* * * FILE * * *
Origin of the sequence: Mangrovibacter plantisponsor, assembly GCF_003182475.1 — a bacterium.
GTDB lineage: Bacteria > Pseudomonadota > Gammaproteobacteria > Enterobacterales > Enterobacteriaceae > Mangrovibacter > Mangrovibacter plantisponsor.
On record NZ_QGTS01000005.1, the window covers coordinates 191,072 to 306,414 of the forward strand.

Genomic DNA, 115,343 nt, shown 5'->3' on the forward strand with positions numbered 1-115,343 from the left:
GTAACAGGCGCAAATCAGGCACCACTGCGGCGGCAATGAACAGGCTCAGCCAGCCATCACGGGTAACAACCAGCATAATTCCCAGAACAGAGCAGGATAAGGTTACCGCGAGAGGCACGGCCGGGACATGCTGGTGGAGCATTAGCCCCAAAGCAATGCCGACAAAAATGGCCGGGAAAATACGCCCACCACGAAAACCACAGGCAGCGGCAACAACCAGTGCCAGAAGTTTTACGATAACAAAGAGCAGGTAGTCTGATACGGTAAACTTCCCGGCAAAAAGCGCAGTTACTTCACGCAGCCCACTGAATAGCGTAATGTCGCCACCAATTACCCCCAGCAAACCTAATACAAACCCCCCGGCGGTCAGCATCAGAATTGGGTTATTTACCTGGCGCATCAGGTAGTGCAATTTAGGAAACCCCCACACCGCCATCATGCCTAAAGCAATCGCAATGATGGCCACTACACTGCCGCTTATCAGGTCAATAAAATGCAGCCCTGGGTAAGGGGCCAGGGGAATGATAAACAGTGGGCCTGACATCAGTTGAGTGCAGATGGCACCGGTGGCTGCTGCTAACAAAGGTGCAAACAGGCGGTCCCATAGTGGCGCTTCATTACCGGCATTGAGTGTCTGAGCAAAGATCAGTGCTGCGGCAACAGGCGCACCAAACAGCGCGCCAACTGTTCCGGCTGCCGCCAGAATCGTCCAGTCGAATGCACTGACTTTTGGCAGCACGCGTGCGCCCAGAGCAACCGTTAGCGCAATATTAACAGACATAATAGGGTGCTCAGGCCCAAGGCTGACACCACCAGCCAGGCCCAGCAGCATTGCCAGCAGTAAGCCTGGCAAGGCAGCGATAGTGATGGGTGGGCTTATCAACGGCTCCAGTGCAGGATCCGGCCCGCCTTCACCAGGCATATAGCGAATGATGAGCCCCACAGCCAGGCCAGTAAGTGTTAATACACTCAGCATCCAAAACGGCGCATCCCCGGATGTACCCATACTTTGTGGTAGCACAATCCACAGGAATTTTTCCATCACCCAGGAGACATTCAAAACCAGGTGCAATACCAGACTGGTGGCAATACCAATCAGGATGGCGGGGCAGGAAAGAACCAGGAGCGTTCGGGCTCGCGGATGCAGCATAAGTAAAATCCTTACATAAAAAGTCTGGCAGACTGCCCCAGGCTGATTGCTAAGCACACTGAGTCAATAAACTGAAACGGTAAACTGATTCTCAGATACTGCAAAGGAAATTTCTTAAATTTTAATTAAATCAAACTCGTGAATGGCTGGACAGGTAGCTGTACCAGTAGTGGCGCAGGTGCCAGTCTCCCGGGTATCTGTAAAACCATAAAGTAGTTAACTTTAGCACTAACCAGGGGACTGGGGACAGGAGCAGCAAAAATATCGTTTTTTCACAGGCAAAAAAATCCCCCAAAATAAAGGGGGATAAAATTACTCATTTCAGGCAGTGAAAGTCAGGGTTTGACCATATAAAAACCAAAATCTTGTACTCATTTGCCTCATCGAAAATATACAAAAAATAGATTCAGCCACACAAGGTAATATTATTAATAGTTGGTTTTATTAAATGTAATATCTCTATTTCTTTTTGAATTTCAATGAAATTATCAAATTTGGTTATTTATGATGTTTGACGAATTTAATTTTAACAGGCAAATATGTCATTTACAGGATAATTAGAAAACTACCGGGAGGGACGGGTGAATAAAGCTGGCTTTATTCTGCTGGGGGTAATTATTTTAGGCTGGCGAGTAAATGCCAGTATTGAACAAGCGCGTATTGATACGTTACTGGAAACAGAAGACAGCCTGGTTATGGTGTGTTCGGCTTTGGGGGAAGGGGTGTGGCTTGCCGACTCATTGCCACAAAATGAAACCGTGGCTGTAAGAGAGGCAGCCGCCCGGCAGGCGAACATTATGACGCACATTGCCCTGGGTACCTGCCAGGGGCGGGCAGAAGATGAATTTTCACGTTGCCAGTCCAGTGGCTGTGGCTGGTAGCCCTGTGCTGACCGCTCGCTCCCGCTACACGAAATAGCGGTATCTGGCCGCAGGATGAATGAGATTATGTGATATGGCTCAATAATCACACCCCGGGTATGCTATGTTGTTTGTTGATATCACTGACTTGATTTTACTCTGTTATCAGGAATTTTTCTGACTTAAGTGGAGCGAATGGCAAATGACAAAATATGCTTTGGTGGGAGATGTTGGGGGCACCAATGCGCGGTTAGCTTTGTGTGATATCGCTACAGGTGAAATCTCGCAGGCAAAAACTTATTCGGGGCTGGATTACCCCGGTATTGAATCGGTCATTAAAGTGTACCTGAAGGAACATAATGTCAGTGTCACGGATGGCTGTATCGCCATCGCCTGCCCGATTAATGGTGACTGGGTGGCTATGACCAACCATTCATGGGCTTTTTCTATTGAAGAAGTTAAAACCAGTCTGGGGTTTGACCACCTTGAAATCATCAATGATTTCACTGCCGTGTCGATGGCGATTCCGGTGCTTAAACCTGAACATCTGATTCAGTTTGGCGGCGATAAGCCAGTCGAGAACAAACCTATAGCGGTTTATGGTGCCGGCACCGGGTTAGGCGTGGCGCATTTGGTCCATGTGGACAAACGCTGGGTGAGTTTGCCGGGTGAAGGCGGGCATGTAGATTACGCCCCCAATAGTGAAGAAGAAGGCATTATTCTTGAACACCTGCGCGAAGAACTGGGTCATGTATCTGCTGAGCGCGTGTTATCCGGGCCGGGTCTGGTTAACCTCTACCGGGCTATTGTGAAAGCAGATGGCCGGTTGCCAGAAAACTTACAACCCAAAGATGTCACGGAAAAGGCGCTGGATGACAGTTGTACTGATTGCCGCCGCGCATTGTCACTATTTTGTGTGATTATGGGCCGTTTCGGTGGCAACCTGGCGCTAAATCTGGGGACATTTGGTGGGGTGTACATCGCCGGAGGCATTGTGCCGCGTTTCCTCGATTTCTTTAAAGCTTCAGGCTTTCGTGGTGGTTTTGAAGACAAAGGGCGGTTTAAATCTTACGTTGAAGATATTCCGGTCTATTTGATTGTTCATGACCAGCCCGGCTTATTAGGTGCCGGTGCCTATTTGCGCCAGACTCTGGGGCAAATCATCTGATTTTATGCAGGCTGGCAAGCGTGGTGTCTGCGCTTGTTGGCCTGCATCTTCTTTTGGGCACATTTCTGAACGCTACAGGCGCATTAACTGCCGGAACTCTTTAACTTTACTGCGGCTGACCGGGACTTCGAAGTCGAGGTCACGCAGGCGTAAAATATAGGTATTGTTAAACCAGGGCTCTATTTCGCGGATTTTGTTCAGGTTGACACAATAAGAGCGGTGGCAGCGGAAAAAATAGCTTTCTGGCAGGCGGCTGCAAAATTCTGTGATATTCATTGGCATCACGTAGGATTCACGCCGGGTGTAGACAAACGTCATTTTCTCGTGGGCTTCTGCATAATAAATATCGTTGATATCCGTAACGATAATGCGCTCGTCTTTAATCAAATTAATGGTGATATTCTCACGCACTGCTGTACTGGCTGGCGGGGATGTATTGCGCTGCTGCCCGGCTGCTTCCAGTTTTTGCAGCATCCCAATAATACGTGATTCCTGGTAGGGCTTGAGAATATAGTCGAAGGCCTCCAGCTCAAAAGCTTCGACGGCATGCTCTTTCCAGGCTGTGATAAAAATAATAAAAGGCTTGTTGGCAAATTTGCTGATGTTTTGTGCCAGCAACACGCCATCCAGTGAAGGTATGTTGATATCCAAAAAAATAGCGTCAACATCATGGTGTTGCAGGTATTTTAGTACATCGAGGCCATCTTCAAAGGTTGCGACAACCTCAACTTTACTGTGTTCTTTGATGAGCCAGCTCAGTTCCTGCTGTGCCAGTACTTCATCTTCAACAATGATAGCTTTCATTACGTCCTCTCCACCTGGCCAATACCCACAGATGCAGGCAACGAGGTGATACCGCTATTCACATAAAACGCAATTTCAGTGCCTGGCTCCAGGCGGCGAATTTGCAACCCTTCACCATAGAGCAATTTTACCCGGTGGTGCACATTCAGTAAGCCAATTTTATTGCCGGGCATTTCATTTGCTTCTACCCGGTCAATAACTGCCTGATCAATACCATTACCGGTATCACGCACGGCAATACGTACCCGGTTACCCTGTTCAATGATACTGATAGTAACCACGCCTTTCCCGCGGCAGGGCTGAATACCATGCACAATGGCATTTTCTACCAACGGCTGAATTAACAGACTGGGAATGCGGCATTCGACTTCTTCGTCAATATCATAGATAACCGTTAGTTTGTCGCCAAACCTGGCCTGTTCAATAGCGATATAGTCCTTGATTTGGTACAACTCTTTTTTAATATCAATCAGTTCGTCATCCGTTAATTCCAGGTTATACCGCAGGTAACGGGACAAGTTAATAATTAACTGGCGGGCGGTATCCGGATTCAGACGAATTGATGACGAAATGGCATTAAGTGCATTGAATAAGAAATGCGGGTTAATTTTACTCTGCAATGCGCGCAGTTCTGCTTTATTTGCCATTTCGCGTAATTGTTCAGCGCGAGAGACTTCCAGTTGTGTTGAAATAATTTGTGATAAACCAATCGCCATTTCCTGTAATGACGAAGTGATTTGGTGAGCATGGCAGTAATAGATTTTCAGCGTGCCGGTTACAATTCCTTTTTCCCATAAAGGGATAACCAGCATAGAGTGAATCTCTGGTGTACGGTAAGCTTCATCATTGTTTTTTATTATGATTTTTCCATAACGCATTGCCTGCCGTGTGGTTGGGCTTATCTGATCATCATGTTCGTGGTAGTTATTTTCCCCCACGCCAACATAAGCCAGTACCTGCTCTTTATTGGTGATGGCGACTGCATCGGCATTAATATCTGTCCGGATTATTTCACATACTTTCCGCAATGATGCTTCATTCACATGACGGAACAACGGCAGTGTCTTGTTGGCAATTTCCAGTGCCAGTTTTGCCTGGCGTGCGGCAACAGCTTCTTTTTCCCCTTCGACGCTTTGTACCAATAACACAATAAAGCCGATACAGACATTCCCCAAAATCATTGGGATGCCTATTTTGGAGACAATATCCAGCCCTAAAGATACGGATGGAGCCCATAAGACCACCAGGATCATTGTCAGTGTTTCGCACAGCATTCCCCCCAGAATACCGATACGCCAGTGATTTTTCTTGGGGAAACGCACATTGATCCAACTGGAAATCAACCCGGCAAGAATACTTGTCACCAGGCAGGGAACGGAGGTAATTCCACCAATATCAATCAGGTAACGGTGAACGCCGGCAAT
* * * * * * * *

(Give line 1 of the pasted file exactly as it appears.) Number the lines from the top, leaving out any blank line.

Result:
Origin of the sequence: Mangrovibacter plantisponsor, assembly GCF_003182475.1 — a bacterium.